15 Top Places to Go Hunting and Fishing in MarylandPosted on: November 6, 2017, By: FHMD
From the rugged Alleghany Mountains to the shores of the Chesapeake Bay to the mid-Atlantic canyons, the Old Line State has it all for sportsmen and women, including a huge variety of game, fresh and saltwater fishing, and perhaps the finest duck and goose hunting in the country. Start with these 15 ideas for hunting and fishing experiences in Maryland.
Check out a full list of Maryland’s species by clicking here.
1) Duck and Goose Hunting on the Eastern Shore
There’s a reason the state dog is the Chesapeake Bay retriever. Located right in the middle of the Atlantic Flyway, Maryland is steeped in duck and goose hunting tradition, and the Eastern Shore is home to some of the best waterfowl hunting anywhere.
2) Surf Fishing at Assateague Island National Seashore
The barrier island of the Maryland coast is home to amazing surf fishing, so pitch a tent, set up your surf chair and cast. The channels, cuts, and ever-changing sandbars draw huge schools of big red drum, black drum, striped-bass, bluefish, flounder, rays and sand sharks. Learn more here.
3) Turkey Hunting in Savage River State Forest
Turkey are plentiful throughout Western Maryland, but this diverse woodland, with some of the largest stands of old-growth forest on the East Coast, provides ideal habitat for wild turkey. With spring, fall and winter seasons and rifle, handgun, shotgun and bow availability, there’s a lot of opportunity for turkey hunters here and elsewhere in Maryland. Learn more here.
4) Deer Hunting in St. Mary’s River State Park
With dense woodlands, open fields and lush marshes, these eons-old hunting grounds were legendary among the local Piscataway Indian tribe. With a 3,000-year hunting tradition, St. Mary’s River State Park remains one of the best game sites on the Eastern Seaboard and perfect terrain for white-tail deer. Learn more here.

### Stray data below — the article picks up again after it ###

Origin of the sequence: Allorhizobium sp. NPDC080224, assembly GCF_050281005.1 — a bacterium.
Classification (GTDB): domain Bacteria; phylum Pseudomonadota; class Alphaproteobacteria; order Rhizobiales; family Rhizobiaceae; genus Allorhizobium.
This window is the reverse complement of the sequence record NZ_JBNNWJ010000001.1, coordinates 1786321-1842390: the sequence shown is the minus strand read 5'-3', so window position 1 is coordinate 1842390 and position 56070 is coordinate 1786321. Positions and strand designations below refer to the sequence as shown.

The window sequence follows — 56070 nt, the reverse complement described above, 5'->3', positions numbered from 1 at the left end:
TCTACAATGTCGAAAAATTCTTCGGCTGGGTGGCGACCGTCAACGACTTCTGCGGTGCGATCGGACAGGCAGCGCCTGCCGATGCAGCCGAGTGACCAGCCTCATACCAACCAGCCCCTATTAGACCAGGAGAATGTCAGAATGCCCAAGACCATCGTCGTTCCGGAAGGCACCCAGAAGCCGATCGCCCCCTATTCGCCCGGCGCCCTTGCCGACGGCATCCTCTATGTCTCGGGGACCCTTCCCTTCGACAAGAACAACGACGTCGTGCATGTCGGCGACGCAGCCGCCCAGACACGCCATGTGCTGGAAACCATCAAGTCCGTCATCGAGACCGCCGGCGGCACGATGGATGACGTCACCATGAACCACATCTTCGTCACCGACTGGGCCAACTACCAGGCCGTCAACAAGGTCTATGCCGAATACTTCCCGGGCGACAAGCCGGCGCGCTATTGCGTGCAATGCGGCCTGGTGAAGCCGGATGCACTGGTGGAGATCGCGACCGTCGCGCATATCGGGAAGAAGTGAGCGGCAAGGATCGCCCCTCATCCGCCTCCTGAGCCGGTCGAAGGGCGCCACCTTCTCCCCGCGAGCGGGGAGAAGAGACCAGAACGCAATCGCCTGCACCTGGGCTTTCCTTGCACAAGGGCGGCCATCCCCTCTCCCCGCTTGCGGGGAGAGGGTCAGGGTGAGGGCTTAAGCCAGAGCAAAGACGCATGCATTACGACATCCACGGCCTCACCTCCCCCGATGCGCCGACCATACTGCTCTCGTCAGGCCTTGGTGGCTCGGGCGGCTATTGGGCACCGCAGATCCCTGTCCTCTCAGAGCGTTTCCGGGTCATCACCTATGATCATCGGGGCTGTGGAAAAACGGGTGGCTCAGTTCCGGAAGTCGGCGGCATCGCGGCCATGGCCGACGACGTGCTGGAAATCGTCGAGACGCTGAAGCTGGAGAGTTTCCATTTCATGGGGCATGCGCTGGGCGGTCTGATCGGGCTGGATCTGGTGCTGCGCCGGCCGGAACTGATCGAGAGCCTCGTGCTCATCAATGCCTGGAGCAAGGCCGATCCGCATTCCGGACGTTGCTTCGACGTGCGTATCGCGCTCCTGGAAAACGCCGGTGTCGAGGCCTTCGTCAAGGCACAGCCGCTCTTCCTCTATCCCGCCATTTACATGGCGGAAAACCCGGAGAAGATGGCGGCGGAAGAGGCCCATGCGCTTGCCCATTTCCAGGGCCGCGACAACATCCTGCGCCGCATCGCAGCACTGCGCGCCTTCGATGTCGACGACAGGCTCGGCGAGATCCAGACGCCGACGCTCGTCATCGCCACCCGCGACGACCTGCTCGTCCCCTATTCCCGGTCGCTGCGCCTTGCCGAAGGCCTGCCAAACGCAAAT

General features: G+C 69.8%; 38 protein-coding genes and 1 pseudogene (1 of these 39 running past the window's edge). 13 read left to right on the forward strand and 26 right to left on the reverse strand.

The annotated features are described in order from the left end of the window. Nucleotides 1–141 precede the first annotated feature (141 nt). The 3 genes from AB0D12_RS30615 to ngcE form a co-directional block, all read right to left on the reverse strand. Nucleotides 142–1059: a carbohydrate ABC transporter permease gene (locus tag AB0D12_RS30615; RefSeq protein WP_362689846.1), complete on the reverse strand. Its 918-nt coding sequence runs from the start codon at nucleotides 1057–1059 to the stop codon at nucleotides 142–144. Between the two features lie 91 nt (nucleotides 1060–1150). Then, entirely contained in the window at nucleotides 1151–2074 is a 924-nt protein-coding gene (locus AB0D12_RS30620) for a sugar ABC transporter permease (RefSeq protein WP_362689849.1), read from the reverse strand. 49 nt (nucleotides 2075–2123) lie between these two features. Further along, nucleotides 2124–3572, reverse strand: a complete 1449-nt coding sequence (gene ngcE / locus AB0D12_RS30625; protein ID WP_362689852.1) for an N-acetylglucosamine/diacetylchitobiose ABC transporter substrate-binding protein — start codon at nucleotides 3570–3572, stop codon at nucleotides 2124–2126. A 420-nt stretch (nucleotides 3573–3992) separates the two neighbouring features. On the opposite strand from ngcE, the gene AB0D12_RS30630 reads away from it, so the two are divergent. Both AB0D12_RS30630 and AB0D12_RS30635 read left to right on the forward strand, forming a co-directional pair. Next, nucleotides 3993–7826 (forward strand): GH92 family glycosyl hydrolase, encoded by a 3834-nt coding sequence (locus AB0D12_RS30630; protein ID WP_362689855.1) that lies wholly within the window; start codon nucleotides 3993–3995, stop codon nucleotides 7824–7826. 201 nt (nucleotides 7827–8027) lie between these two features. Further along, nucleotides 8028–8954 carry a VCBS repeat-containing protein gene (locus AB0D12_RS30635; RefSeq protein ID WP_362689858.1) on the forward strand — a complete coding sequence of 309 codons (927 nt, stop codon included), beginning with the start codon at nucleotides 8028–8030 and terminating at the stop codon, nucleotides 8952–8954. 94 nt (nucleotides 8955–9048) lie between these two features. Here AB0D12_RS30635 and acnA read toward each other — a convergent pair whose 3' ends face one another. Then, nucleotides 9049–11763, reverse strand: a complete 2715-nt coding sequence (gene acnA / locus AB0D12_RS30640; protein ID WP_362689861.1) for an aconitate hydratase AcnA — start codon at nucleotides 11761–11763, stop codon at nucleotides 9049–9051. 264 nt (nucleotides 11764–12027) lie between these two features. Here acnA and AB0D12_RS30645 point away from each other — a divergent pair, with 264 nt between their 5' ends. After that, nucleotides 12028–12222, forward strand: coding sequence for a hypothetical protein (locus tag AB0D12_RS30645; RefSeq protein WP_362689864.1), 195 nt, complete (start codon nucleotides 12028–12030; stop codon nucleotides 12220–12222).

5) Kayak Fishing at the Bay Bridge
Launch from Sandy Point State Park and get right up to the pylons of the giant Chesapeake Bay Bridge. Pedal-powered fishing kayaks turn fishing into an action sport and let you keep both hands on your rod. Kayak fishermen have been having great luck on giant black drum right under the bridge.
6) Ice Fishing at Deep Creek Lake
With some of the best bass fishing anywhere, and a wealth of game fish, there are great options year round, day or night, but there’s nothing quite like ice fishing on Deep Creek Lake. Yellow perch are active under the ice, so get your auger, ice-axe and rod, and land a memory. Learn more here.
7) Bass Fishing on Loch Raven
Rent an electric boat at the Loch Raven Fishing Center and explore the nearly 11-mile-long reservoir. Only a few short miles from downtown Baltimore, just a stone’s throw from Towson, and stocked with large and small mouth bass, pike and perch, Loch Raven is the perfect spot to drop a line and drop off the grid. Learn more here.
8) Fish the Choptank From the Bill Burton Fishing Pier